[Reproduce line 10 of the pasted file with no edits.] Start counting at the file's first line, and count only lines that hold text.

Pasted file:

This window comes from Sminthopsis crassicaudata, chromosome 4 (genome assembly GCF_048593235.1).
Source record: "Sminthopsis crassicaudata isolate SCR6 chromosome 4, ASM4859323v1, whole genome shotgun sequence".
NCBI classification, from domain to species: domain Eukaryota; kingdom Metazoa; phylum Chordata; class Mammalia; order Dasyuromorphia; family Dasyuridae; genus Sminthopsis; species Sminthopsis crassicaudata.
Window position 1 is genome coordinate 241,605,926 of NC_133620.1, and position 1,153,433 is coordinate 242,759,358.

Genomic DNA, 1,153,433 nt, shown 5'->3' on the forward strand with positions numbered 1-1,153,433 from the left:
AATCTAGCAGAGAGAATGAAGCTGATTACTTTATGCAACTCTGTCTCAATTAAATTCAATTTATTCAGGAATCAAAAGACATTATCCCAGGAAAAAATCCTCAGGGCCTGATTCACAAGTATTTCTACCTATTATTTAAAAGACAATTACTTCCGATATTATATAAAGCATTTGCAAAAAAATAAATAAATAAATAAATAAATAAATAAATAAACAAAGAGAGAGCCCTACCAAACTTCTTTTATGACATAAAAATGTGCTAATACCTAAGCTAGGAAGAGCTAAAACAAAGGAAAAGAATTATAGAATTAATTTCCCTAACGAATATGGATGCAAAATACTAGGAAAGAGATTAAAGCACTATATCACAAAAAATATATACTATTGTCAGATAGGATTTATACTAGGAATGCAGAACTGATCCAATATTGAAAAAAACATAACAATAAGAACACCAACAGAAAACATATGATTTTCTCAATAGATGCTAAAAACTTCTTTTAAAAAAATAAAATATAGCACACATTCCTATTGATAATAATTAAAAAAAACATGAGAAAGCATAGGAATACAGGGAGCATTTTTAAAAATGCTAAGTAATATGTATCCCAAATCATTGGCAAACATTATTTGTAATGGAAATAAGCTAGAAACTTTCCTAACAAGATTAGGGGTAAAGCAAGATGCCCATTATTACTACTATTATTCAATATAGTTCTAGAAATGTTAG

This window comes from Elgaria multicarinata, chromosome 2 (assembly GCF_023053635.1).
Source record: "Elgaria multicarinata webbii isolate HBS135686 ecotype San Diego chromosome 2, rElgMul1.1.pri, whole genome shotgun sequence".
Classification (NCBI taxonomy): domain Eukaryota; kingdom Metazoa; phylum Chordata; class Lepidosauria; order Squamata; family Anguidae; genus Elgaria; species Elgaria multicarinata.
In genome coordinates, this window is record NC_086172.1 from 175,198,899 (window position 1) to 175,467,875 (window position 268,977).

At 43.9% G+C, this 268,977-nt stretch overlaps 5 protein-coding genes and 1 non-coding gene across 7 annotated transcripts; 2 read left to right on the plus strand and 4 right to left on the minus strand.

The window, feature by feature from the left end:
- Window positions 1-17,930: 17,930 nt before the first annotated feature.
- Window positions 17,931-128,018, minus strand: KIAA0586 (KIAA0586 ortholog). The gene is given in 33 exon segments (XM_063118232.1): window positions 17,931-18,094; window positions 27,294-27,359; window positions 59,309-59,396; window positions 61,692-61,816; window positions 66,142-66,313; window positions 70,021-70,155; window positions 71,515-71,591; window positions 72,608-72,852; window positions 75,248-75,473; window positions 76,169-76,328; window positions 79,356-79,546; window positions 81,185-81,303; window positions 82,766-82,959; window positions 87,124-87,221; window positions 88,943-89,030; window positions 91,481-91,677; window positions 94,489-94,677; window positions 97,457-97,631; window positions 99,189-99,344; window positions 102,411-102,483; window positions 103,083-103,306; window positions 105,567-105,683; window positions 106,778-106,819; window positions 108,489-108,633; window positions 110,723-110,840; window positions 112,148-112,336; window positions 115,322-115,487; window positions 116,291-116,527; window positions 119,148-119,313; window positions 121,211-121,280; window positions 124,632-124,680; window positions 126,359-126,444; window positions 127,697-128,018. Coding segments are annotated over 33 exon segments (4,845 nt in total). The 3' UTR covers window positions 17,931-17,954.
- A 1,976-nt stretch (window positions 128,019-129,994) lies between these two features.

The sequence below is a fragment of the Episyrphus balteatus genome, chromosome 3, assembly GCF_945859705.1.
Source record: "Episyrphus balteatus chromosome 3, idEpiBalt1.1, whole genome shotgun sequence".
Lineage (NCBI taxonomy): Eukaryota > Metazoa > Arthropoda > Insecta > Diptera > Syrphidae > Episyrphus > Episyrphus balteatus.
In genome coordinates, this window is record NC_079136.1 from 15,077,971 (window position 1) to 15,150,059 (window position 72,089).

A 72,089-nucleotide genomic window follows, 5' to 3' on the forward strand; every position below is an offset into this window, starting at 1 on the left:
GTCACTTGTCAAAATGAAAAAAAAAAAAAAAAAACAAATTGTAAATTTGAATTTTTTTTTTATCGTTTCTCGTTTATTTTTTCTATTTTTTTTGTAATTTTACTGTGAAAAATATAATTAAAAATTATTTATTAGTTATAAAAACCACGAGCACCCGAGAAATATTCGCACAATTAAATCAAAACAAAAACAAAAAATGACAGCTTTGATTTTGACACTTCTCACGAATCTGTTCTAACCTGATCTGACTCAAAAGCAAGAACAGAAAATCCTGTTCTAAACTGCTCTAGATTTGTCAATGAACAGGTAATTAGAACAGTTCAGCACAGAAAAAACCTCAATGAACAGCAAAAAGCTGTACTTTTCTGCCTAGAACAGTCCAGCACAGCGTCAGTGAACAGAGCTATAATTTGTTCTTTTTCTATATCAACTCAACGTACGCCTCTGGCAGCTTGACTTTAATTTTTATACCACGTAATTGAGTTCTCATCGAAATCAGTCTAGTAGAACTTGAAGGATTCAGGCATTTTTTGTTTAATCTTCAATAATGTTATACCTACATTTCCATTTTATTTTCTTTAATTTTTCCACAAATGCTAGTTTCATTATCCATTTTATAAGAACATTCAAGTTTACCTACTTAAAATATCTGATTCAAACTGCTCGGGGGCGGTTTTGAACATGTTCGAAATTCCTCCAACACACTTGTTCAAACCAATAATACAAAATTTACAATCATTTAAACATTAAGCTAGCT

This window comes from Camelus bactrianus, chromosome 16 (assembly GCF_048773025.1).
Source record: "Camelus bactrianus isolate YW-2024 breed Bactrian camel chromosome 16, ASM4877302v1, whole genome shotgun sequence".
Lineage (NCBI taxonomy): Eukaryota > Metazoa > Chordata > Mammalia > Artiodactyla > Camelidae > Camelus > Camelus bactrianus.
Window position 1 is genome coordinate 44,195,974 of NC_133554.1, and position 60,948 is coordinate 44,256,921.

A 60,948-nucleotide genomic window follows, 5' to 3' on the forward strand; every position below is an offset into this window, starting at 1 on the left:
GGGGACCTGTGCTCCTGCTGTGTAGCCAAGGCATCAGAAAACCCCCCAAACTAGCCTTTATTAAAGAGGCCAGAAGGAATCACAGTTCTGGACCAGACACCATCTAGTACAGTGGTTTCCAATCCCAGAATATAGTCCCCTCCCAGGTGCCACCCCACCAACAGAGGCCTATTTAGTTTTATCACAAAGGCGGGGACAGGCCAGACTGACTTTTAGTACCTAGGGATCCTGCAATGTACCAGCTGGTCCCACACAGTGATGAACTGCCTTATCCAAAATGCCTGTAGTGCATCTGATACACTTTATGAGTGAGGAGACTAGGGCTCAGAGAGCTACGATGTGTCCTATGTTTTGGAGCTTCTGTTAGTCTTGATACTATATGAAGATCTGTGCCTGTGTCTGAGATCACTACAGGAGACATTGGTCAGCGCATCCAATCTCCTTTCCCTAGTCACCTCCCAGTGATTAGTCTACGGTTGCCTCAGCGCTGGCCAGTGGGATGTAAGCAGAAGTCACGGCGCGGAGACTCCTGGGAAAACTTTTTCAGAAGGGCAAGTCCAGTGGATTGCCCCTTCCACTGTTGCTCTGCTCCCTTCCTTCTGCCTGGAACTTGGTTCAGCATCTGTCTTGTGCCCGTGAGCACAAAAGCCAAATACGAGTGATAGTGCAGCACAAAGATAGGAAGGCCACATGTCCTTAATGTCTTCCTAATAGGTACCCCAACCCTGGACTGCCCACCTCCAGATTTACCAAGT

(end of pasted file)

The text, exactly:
In genome coordinates, this window is record NC_086172.1 from 175,198,899 (window position 1) to 175,467,875 (window position 268,977).